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Risk of another Chernobyl or Fukushima type accident plausible, experts say

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posted on Sep, 19 2016 @ 06:05 PM

Researchers at the University of Sussex, in England, and ETH Zurich, in Switzerland, have analysed more than 200 nuclear accidents, and – estimating and controlling for effects of industry responses to previous disasters – provide a grim assessment of the risk of nuclear power.


They estimate that Fukushima- and Chernobyl-scale disasters are still more likely than not once or twice per century, and that accidents on the scale of the 1979 meltdown at Three Mile Island in the USA (a damage cost of about 10 Billion USD) are more likely than not to occur every 10-20 years.

I'm of the belief that one or two Fukushima-type disasters per century will eventually lead add up to an extinction-level event. In the article linked below an expert claims that the Fukushima disaster will continue for a thousand years or so.

Risk Expert: “High risk” of nuclear holocaust at Fukushima — Plant to keep emitting radioactive materials “for a thousand years or so” (AUDIO)

Without technology existing to handle something like a Fukushima disaster, 500 years from now there could be a 10 or more of that type of disaster going on concurrently all over the world based on the research presented at the top of this post.
edit on 19-9-2016 by Profusion because: (no reason given)

posted on Sep, 19 2016 @ 06:25 PM
a reply to: Profusion

Animals are thriving in Chernobyl, people go there as tourist, not sure when the extinction level is kicking in, not saying it's good, but it's not all that bad that we all gonna die.

But i agree that the next nuclear disaster is waiting around the corner, we should do all it takes to avoid it.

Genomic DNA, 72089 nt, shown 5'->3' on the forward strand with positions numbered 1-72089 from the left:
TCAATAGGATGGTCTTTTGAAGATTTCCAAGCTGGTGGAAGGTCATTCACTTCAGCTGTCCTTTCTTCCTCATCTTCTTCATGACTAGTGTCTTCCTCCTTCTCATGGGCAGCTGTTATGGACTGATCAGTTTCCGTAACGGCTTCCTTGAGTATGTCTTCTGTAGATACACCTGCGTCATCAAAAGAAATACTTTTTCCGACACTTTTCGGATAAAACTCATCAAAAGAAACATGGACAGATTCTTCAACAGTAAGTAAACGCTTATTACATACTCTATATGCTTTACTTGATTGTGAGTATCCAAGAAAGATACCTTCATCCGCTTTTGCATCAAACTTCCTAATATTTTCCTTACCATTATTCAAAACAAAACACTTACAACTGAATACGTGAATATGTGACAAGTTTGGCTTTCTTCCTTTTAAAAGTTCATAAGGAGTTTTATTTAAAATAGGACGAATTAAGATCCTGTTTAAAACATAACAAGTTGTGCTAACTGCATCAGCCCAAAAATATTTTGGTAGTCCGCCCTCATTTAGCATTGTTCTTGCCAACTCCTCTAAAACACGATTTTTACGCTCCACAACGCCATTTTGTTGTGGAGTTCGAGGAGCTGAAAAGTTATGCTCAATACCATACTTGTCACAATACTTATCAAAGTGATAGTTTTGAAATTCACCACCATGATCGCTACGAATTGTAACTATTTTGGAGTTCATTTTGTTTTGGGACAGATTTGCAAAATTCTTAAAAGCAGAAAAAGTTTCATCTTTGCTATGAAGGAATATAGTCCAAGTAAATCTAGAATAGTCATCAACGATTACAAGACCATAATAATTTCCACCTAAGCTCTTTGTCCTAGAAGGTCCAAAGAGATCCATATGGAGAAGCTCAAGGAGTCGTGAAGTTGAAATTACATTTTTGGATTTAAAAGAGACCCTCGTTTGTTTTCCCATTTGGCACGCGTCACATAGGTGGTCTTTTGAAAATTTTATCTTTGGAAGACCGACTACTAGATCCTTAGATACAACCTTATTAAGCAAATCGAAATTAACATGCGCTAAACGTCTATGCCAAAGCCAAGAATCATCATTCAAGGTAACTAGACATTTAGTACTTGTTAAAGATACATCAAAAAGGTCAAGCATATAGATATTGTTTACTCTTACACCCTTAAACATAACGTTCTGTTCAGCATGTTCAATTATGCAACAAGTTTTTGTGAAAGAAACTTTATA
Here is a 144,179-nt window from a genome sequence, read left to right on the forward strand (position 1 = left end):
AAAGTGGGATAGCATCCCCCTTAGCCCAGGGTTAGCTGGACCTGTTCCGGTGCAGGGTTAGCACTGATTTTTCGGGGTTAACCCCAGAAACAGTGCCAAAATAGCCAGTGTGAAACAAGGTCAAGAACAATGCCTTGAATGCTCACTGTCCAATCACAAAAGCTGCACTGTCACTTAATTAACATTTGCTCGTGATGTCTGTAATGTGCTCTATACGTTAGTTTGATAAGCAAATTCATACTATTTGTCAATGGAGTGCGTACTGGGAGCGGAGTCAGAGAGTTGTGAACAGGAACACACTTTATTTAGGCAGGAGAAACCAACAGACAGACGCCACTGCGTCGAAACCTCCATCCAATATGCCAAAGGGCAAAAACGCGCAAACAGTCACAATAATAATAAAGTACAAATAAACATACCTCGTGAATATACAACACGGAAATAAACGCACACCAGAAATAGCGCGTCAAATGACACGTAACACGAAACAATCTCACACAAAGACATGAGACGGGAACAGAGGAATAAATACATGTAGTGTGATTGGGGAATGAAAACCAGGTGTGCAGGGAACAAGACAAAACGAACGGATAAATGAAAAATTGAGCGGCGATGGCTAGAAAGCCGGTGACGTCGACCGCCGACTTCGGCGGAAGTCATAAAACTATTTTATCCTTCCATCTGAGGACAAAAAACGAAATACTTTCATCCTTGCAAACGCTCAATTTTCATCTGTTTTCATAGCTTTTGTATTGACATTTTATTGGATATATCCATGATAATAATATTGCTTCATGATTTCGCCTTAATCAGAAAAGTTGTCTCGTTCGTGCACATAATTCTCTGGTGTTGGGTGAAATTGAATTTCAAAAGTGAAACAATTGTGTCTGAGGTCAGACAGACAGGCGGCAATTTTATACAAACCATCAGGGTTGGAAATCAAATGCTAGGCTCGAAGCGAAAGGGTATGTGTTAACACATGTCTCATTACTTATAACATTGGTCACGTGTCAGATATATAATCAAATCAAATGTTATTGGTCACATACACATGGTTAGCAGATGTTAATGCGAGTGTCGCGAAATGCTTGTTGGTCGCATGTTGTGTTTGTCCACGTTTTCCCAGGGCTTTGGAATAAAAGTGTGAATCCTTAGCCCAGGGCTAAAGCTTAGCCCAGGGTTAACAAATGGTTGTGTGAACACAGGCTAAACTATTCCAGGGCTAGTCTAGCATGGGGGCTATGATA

posted on Sep, 19 2016 @ 06:41 PM
a reply to: Mianeye

"In Chernobyl, all major groups of animals that we surveyed were less abundant in more radioactive areas."

Animals are thriving in Chernybol? What's your definition of "thriving"?

Given overwhelming evidence of genetic damage and injury to individuals, it is not surprising that populations of many organisms in highly contaminated areas have shrunk. In Chernobyl, all major groups of animals that we surveyed were less abundant in more radioactive areas. This includes birds, butterflies, dragonflies, bees, grasshoppers, spiders and large and small mammals.

Not every species shows the same pattern of decline. Many species, including wolves, show no effects of radiation on their population density. A few species of birds appear to be more abundant in more radioactive areas. In both cases, higher numbers may reflect the fact that there are fewer competitors or predators for these species in highly radioactive areas.
At Chernobyl and Fukushima, Radioactivity Has Seriously Harmed Wildlife

posted on Sep, 20 2016 @ 07:34 AM
a reply to: Profusion

That link was an interesting read and gave me some new insight to the state of the Chernobyl meltdown and wild life.

I should have provided link to my statement that wild life is thriving, because that's what earlier studies has been saying, i don't think those links are necessary now.

But your link tell's another story, and clearly we have to look at it in a new way.

I will admit i was wrong or that the information i have gotten was not accurate.

A little late S+F.
edit on 20-9-2016 by Mianeye because: (no reason given)

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